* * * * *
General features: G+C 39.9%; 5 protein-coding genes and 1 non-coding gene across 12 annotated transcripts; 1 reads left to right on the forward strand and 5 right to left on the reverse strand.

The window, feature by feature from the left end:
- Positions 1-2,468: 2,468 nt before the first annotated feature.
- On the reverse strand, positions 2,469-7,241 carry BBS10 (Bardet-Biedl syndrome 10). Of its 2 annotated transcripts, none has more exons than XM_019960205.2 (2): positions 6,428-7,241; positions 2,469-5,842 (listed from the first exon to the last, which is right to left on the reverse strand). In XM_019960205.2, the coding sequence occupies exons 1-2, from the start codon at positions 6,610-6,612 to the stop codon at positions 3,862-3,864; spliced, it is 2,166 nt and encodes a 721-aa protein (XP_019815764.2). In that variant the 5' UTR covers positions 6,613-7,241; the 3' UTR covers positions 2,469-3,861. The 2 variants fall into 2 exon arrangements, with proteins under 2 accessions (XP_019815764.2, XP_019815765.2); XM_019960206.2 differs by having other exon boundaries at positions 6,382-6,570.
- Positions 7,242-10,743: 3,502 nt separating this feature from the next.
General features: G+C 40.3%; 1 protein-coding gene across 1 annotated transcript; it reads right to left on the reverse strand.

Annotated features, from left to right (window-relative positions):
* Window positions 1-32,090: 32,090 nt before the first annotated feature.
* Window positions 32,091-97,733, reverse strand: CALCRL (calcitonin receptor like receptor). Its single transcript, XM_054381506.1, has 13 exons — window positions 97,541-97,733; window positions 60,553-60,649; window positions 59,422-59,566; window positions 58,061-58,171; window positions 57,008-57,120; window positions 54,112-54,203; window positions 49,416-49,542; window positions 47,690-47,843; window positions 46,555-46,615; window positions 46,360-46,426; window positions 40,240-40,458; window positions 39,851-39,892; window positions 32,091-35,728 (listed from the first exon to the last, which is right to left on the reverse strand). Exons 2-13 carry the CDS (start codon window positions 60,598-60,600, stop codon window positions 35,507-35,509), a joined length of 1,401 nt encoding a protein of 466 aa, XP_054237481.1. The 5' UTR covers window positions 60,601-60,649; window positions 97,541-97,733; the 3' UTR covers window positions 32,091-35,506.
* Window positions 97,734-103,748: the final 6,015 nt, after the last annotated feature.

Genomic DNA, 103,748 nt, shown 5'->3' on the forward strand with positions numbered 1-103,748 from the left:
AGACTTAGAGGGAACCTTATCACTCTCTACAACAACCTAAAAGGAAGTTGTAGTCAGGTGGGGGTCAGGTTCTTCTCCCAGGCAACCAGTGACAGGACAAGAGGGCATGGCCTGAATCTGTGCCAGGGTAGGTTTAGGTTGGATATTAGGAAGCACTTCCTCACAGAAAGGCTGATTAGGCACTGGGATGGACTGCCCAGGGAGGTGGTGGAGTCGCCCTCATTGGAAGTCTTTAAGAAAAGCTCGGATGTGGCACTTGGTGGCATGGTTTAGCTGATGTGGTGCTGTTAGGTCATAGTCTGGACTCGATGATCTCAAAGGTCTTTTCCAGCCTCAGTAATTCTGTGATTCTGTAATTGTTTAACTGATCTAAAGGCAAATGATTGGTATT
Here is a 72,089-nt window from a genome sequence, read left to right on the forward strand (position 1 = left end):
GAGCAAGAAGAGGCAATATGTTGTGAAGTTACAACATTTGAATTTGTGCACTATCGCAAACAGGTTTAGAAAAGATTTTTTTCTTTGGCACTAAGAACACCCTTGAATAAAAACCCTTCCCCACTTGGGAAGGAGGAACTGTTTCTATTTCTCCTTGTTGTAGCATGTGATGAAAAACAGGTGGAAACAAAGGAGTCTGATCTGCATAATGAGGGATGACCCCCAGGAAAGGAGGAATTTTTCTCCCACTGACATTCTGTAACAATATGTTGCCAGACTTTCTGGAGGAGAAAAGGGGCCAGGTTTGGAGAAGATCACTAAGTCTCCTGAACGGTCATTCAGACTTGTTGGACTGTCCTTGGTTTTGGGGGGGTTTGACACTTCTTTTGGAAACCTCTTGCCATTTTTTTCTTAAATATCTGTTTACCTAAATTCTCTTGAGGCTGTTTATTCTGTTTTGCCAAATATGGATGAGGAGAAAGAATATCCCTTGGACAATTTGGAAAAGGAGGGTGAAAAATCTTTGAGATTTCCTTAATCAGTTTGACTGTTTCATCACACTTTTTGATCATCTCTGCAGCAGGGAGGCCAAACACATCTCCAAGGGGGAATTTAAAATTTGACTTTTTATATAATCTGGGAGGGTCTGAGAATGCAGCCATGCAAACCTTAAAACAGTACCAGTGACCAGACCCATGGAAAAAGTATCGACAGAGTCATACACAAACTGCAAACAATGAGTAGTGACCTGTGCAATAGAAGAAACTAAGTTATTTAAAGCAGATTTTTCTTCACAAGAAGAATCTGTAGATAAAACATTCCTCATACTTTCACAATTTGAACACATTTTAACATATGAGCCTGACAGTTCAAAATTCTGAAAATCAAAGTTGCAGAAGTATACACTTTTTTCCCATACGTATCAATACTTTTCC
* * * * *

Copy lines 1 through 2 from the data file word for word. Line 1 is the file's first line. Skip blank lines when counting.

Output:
General features: G+C 39.9%; 5 protein-coding genes and 1 non-coding gene across 12 annotated transcripts; 1 reads left to right on the forward strand and 5 right to left on the reverse strand.

The window, feature by feature from the left end: